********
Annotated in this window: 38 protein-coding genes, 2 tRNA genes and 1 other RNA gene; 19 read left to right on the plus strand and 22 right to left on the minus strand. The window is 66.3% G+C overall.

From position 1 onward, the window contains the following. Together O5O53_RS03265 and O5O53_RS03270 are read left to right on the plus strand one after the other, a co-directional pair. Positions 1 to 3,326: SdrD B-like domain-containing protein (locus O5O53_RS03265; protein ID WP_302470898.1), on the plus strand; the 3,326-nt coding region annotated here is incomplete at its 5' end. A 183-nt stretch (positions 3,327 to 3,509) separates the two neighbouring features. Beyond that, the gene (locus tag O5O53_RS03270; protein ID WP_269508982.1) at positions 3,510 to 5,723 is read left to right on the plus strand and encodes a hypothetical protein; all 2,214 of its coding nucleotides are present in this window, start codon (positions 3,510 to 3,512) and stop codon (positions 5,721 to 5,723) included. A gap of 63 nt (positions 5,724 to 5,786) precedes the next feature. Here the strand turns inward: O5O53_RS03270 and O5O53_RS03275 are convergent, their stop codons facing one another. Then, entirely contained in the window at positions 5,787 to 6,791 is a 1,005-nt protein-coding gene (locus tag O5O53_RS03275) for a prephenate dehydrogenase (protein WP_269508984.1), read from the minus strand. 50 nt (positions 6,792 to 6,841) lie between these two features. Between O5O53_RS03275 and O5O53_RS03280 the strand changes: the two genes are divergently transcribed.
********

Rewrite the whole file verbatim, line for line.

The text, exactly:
Annotated in this window: 38 protein-coding genes, 2 tRNA genes and 1 other RNA gene; 19 read left to right on the plus strand and 22 right to left on the minus strand. The window is 66.3% G+C overall.

From position 1 onward, the window contains the following. Together O5O53_RS03265 and O5O53_RS03270 are read left to right on the plus strand one after the other, a co-directional pair. Positions 1 to 3,326: SdrD B-like domain-containing protein (locus O5O53_RS03265; protein ID WP_302470898.1), on the plus strand; the 3,326-nt coding region annotated here is incomplete at its 5' end. A 183-nt stretch (positions 3,327 to 3,509) separates the two neighbouring features. Beyond that, the gene (locus tag O5O53_RS03270; protein ID WP_269508982.1) at positions 3,510 to 5,723 is read left to right on the plus strand and encodes a hypothetical protein; all 2,214 of its coding nucleotides are present in this window, start codon (positions 3,510 to 3,512) and stop codon (positions 5,721 to 5,723) included. A gap of 63 nt (positions 5,724 to 5,786) precedes the next feature. Here the strand turns inward: O5O53_RS03270 and O5O53_RS03275 are convergent, their stop codons facing one another. Then, entirely contained in the window at positions 5,787 to 6,791 is a 1,005-nt protein-coding gene (locus tag O5O53_RS03275) for a prephenate dehydrogenase (protein WP_269508984.1), read from the minus strand. 50 nt (positions 6,792 to 6,841) lie between these two features. Between O5O53_RS03275 and O5O53_RS03280 the strand changes: the two genes are divergently transcribed.